Review: Ultra Massive Video Game Console Guide


Mark Bussler is the creative force behind the popular YouTube channel Classic Game Room (CGR). He would be considered an industry veteran, having created CGR in the late 1990's and was one of if not the first person to review video games on the internet, along with then co-host David Crosson. If you are reading this, then there is a good chance that you have watched some CGR videos on YouTube; it is widely considered to be one of the premier channels on retro gaming. Recently CGR has shifted its new content from YouTube to Amazon Prime. You can still view older videos on YouTube, but he is no longer posting new content there. In an interview with fellow retro game YouTuber Pat Contri (Pat the NES Punk), he cited lack of intellectual property protection, saturation, and finances as the reason.


In addition to shifting his video content to Amazon, Mark has started production of retro game related publications, available in both print and kindle format. One such book is the subject of this review, the Ultra Massive Video Game Console Guide (UMVGCG). This book is an amalgam of photographic appreciation of the covered subject matter, review guide, personal history, and fan service to the dedicated CGR fans who will pick up on the inside jokes and references. At the time of this writing there are four volumes available on Amazon.


Each volume features a selection of consoles. Each featured console has been photographed from every angle, and has personalized history from Mark. The tone and verbiage is in the characteristic CGR style; I can hear Mark's voice as I read his candid, overzealous, yet honest opinions.


Along with a glut of photography, he presents a practical buyer's guide for each system, keeping in mind gameplay/cost. Its not so much a top ten or best of list, it focused on how to get the best value for the consoles, which is more useful, considering the interwebs are littered with top ten lists (mine included). With the ever-rising cost of retro games, being able to find value becomes more and more important.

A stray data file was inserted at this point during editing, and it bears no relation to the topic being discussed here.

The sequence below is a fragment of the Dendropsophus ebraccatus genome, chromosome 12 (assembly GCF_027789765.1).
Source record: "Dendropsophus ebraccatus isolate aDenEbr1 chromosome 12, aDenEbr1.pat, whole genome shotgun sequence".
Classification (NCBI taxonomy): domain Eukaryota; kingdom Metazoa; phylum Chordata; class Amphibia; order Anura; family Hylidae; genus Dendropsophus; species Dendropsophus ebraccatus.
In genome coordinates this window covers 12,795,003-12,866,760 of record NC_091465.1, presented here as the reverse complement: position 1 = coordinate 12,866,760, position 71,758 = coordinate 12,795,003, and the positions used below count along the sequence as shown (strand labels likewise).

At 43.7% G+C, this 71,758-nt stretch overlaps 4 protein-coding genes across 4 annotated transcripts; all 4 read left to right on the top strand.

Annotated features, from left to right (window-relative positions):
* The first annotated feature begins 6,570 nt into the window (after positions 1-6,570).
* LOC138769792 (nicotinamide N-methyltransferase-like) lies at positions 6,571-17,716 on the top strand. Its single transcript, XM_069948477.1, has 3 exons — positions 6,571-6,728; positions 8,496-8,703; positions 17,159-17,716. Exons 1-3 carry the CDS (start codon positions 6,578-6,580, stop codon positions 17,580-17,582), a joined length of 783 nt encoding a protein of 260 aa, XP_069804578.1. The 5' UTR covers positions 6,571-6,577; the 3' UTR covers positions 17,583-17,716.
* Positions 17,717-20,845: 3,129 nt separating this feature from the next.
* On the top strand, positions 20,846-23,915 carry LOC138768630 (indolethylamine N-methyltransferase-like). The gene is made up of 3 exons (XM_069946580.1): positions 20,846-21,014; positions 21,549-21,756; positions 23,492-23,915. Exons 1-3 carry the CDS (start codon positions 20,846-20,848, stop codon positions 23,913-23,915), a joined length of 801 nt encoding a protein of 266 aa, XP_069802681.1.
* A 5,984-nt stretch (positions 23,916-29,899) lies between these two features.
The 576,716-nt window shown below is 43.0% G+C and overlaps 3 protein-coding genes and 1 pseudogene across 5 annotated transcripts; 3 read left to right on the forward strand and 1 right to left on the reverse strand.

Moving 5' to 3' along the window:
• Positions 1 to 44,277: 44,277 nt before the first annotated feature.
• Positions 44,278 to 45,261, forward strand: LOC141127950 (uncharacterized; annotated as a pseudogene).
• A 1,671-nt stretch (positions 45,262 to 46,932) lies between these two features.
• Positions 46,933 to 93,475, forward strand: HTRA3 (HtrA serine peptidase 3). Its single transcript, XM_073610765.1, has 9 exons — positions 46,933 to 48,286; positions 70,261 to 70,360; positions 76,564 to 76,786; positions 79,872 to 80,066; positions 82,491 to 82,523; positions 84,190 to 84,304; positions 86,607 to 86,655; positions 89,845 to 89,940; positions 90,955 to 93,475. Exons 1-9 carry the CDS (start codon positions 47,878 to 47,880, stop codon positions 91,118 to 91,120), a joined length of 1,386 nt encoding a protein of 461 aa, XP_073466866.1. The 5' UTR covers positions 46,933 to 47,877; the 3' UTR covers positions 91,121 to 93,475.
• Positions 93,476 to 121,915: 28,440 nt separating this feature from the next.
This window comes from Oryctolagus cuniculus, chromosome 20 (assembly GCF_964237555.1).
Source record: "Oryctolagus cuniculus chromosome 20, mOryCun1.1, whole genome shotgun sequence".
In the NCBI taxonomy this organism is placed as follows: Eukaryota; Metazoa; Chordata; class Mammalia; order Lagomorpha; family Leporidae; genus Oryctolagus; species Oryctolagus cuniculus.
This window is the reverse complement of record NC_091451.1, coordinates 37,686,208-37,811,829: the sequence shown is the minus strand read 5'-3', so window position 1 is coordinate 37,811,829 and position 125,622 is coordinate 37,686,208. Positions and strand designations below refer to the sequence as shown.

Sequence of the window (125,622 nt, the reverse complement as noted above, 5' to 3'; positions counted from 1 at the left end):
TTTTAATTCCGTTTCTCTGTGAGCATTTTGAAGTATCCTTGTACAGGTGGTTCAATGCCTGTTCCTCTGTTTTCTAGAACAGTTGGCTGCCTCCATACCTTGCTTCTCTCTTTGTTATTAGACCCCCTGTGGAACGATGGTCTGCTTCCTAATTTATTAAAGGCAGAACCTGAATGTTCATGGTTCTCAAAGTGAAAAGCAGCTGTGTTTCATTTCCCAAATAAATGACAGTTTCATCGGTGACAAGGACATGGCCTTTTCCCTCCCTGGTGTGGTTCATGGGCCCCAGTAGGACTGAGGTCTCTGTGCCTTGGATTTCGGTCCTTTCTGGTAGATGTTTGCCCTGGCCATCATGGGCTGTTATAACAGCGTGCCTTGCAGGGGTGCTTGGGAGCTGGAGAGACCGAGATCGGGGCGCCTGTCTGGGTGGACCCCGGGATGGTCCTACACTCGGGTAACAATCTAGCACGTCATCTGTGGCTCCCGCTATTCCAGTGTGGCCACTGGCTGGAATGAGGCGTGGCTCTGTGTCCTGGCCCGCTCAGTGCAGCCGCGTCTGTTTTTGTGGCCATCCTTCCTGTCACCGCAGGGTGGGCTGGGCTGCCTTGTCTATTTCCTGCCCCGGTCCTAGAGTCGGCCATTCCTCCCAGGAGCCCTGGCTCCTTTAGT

Every controller, every angle

Other features include boxart closeups, controller closeups, random pictures of consoles in the wild (litterally, like outdoors), and montages of game cartridges and disc cases.

These boxart spreads are fantastic

If you don't know, Mark has a background in documentary and film making. His photography moves to the forefront of these books, maybe in excess. It is clear that all the photos are presented with know-how and care. This is definitely a new take on retro gaming console publications. To be honest, I think maybe he could have trimmed the volume of photographs down a bit, or swapped some hardware pics with more in-game photos. There are 230 pages, and the photographic content dwarfs the written content by a wide margin.

Did you know the Nintendo 3DS is a migratory console?

The books cost $40 on Amazon, and while they are of decent heft, I think the could have been focused down some of the photography, and sold at a $30 price point. However, I could see a coffee table book, combining the first three volumes being a nice hardcover format (the fourth volume is a dedicated book to the Sega Genesis, and I gather that future volumes will be specialized as well). 

All in all, these are nice visual retrospective books. Being a longtime fan, picking them up was a no-brainer for me. They are definitely unique, and celebrate retro consoles in a way not done before.